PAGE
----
Thursday, August 18, 2011

Islamic Banking (5)—Association with Terrorism Continued

Post 35--:     
Introducing Patrick Sookdheo
In this and the next post I am featuring Patrick Sookdheo, Director of the Institute for the Study of Islam and Christianity as well as of Barnabas Fund, both located in London.  His recent book, Understanding Sharia Finance, is a must read for Christians, but not merely a read; it also needs challenging along the way, something I engage in as I proceed with this blog.

 Muslim Controversy re Riba
According to Sookhdeo and some Muslim writers he quotes, sharia banking is a new phenomenon not even required by sharia. He provides an example of lending at interest from the early Muslim period and shows that it was widely practiced throughout the centuries. It was during the Middle Ages that “Islamic literature began to emphasize extreme asceticism,” a process that seems parallel to simultaneous Christian developments. See Post 36 about this. This movement led to increasing opposition to high interest especially. Actually, though practised all along the way, lending money at interest was never without challengers, it was always the subject of controversy, and often carried out under disguise.  It was usury that was strongly condemned, i.e. high interest over fifteen per cent. After demonstrating conclusively that the taking of interest had become very common practice during the 19th century, Sookhdeo concludes that the declaration of Egypt’s al-Azhar (see Post 36) was simply in keeping with main street practice over the centuries.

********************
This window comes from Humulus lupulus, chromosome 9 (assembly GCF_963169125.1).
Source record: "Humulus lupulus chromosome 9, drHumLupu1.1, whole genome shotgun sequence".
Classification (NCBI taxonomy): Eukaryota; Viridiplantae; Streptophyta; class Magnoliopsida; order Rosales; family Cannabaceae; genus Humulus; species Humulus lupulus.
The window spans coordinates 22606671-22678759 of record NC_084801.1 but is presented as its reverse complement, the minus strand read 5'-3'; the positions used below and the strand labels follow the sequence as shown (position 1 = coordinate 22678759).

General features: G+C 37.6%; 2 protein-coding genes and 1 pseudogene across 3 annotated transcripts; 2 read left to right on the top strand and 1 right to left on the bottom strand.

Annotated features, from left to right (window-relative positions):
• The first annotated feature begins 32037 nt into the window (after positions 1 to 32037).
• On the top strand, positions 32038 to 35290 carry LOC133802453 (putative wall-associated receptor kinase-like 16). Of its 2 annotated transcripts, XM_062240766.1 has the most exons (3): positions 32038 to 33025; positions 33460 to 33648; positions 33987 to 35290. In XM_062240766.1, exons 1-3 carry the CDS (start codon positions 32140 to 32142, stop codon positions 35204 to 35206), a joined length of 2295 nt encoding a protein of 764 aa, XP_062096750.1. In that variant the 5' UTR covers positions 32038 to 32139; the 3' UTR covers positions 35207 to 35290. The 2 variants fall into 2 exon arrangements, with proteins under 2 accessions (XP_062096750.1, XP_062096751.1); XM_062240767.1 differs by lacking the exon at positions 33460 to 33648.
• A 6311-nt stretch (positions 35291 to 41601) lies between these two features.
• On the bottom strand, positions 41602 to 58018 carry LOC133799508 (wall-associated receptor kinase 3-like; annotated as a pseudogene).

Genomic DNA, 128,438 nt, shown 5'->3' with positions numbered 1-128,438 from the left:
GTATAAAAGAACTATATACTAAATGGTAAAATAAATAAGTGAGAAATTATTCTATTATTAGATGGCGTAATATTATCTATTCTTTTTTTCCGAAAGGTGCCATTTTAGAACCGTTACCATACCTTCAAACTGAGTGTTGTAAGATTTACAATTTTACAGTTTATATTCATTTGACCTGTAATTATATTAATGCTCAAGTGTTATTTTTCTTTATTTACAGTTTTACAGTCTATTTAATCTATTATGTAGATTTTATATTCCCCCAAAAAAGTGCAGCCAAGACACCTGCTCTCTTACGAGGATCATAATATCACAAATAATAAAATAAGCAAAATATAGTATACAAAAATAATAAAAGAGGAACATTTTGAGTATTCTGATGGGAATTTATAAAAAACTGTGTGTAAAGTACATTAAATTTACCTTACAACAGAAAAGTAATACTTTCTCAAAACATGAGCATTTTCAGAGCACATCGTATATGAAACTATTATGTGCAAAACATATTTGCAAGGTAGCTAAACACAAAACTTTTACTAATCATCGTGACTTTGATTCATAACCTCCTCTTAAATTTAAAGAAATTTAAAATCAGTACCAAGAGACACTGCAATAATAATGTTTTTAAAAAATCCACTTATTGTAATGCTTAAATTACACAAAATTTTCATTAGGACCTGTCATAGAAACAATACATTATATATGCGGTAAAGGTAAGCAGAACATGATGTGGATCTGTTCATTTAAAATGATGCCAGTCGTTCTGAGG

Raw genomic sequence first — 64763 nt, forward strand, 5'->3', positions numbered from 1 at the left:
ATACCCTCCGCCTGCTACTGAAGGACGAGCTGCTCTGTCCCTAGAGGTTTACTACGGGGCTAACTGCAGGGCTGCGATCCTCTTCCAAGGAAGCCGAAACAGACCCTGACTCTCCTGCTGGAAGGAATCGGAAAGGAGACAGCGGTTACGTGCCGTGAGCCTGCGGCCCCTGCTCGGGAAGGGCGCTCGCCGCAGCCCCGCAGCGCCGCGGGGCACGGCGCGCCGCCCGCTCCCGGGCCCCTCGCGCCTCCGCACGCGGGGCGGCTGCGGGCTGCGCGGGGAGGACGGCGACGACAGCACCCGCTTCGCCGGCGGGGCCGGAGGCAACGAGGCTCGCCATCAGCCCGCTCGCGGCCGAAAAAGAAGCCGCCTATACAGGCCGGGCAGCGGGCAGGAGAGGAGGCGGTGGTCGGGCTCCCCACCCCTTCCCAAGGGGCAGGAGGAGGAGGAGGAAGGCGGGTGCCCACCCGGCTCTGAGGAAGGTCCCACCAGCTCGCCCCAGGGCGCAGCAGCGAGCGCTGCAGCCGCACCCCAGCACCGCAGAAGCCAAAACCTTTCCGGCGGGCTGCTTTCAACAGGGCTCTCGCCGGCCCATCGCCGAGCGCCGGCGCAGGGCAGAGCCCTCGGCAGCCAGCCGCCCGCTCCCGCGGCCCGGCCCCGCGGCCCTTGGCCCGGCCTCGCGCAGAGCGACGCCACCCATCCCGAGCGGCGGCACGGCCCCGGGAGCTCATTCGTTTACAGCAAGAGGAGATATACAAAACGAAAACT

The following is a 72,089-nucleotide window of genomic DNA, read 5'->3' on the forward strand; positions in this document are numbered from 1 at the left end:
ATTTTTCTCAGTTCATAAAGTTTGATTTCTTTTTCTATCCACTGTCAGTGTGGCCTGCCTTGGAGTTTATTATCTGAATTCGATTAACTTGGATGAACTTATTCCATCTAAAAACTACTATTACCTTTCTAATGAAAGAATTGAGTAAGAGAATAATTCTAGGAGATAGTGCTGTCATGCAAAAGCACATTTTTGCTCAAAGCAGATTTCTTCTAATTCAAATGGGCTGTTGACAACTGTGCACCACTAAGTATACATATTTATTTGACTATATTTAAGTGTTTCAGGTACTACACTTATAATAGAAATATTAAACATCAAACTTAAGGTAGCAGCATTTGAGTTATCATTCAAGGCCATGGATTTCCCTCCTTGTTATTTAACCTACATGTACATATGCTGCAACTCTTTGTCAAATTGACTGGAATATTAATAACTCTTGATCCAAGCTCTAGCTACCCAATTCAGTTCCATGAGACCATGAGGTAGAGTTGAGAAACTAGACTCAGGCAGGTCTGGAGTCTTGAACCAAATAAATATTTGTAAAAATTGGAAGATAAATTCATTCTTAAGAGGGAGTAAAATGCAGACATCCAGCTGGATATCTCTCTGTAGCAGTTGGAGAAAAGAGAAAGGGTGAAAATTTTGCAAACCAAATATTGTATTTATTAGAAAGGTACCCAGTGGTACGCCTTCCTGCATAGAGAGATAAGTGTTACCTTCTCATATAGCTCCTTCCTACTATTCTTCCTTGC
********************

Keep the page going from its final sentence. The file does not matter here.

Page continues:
Muslim Influence on Western Banking
I find it very interesting that, according to Sookhdeo, it appears that medieval Islam established a practice that became one of the foundations of Western banking, namely the use of cheques for money transfers. Others have made parallel claims for early sharia influence on the development of Western law and for Muslim contributions to Western science. So, we have here another indication of a significant early Muslim contribution to the foundations of the modern West—and another indication that Islamic institutions and developments deserve more than contempt from Christians. 

Muslim Banking and Islamism
Sookhdeo regards Islamic banking “as part of the Islamist agenda to subvert and subjugate Western systems under the rule of Islam” and has plenty of justification for this position. Quoting liberally from Muslim authorities throughout his book, he “reveals the connections between Islamic finance and radical Islamic groups” as well as highly placed individuals. This notion is repeated frequently throughout the book and could be said to constitute its main theme. Islamic banking “offers terrorist jihadi groups a discreet way in which to raise and move …large amounts of money….”  He goes out of his way to trace the connections between Islamic banking and the global Islamist movement—and these are many and substantial. His is not an exercise in generalities: He provides dates, names of persons, organizations and conferences and every possible kind of concrete facts to support his assertions. The main goals of Islamic economics are political and religious, not financial, namely to gain support for radical Islam and to promote Muslim separatism. After all is said and done, Islamic banking is an economic tool to implement a new sharia world order.  It is part of the Muslim jihad to take over the world. 

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